qui­eter with it. To save fuel when you’re not ask­ing for power, the 1.0 and 1.5 petrol en­gines can all swap from three cylin­ders to two, clos­ing the valves to the other one. That could feel like cut­ting one leg off a three-legged stool. But not at all. This de­ac­ti­va­tion hap­pens so smoothly, I could never feel the join.

Now, the sus­pen­sion. This does not eas­ily yield to gen­er­al­i­sa­tions, so I’m go­ing to need you to con­cen­trate. There are two main sub-groups. Most low-power Fo­cuses get a tor­sion-beam back axle, but the ones with the 1.5 petrol and 2.0 diesel have a devel­op­ment of what ev­ery Fo­cus hith­erto has had, the in­de­pen­dent con­trol-blade de­sign. But it ain’t that sim­ple, be­cause both those can be had in dif­fer­ent states of tune: nor­mal and ST-Line (low­ered, stiff­ened). So, four variations in all.

The first one I’m driv­ing is the boggo: tor­sion beam, non-ST-Line. Cor­ner­ing is an en­tirely san­i­tary af­fair. It’s fine. Y’know, fine… OK, not fine ac­tu­ally. Just phon­ing it in. There’s a slight rub­ber­i­ness to its re­sponses, a lack of in­ter­ac­tion, like I’m wear­ing thick gloves. Yes, it’s ag­ile, the steer­ing has well-mapped an­swers to your hands, and the car goes through any bend with su­perb re­as­sur­ance. It sim­ply fol­lows the front wheels, all the way up to the limit. And the ride is re­ally very agree­able, if a lit­tle noisy. No ma­jor chas­sis peeves, then. Bet­ter than ri­vals. Sigh.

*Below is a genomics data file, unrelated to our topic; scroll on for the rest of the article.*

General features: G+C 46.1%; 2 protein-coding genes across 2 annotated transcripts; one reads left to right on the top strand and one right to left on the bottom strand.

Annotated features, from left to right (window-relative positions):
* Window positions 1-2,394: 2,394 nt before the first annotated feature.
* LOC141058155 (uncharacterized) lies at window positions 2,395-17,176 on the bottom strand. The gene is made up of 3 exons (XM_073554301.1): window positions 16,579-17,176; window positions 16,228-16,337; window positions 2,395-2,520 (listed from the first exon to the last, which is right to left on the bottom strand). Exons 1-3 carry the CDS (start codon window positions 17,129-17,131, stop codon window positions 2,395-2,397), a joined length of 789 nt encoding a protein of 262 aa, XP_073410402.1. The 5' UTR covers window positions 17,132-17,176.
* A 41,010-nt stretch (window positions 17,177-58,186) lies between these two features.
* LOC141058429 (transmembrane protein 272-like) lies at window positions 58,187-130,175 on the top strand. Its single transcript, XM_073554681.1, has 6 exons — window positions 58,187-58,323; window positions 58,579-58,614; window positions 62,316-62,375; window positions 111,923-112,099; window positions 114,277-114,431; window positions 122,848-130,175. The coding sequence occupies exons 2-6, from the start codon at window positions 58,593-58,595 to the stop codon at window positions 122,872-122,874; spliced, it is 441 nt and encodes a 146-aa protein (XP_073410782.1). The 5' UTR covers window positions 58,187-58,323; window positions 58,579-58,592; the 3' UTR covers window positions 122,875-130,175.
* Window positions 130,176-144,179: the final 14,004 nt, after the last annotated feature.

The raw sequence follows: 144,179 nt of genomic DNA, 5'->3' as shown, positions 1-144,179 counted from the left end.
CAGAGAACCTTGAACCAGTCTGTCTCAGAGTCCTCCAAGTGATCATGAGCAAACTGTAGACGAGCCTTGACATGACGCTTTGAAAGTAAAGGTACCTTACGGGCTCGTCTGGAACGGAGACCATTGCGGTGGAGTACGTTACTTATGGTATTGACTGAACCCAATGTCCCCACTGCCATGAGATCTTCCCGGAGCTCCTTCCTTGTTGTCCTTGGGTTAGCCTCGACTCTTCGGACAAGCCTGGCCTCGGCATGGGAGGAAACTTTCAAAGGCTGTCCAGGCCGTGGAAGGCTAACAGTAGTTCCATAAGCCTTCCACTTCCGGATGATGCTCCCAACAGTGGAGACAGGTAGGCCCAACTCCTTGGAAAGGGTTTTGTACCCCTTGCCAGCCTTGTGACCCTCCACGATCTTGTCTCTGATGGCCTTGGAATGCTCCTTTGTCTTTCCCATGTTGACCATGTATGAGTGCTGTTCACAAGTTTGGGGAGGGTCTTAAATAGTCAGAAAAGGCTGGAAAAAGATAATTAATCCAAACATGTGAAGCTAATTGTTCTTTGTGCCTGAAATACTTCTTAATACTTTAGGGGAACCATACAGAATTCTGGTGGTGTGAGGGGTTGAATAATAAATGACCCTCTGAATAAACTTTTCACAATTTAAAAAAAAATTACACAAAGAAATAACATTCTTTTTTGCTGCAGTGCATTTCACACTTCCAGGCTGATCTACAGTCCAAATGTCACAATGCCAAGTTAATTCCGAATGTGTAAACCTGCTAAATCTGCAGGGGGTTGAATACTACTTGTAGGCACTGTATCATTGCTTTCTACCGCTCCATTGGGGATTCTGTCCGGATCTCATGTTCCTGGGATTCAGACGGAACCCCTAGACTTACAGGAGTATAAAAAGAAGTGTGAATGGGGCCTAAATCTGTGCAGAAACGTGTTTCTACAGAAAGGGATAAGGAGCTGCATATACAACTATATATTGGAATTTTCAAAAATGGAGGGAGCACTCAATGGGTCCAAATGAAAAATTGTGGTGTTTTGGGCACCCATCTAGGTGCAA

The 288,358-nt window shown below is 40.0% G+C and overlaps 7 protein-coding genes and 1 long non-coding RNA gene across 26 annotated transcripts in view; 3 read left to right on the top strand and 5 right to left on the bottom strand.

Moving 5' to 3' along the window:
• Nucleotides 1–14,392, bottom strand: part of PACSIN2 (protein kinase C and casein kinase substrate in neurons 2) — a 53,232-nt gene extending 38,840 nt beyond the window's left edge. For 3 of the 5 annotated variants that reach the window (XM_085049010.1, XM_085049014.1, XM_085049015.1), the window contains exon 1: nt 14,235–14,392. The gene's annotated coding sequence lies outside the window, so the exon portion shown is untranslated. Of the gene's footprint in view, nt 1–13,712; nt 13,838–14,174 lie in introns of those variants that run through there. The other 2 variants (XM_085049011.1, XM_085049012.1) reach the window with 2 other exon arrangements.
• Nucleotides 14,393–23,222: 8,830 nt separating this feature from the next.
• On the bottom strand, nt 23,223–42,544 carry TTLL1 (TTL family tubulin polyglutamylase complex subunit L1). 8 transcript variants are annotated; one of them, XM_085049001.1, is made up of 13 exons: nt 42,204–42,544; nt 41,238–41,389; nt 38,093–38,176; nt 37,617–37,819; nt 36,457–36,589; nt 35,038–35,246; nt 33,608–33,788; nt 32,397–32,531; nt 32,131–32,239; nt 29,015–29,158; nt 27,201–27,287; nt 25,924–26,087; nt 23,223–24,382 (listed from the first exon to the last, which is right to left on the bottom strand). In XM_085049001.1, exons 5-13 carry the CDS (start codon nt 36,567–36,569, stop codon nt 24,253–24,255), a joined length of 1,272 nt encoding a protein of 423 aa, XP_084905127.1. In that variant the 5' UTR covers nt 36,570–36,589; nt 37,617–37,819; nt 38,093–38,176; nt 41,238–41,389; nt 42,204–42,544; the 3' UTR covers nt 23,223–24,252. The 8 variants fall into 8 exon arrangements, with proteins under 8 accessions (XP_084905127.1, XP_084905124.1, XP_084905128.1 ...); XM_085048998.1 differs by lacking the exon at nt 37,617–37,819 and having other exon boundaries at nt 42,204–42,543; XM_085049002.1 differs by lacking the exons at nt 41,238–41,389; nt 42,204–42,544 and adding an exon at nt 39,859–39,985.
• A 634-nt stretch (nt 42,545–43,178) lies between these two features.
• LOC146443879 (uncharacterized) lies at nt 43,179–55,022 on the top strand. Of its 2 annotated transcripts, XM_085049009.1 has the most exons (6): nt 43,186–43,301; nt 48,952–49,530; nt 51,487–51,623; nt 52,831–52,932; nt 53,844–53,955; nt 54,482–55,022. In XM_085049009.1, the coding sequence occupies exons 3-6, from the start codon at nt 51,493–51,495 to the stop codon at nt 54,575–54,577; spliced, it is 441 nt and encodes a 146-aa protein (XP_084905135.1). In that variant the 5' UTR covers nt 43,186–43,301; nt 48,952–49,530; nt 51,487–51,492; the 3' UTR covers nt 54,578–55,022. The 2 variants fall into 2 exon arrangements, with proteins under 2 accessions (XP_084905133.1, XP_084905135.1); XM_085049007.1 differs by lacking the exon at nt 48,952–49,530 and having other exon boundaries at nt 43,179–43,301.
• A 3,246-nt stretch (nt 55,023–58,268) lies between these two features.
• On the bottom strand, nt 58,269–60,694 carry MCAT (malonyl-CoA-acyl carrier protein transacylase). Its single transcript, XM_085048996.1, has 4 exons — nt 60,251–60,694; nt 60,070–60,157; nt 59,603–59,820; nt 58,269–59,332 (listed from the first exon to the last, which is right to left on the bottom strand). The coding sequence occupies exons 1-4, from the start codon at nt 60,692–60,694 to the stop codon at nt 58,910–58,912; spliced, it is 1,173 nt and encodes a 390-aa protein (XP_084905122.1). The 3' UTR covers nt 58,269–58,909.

And then I’m in a 1.5-litre petrol, with the in­de­pen­dent back end and ST-Line setup. The dif­fer­ence shines through the first time you move the wheel a quar­ter-turn. The wheel’s weight and gear­ing and pro­gres­sion haven’t changed. But there’s now an im­me­di­acy and pre­ci­sion, a sense of con­nec­tion that wasn’t there in the tor­sion set-up. Ah, the gloves are gone. You can sense its ef­forts, feel the road, play games with its an­gles.

Yet this ex­tra firm­ness doesn’t harm the ride. It eases away any sharp edges su­perbly and qui­etly. The damp­ing, too, is ter­rific, al­low­ing the wheels to breathe over small bumps but keep­ing the body in check over big crests and dips.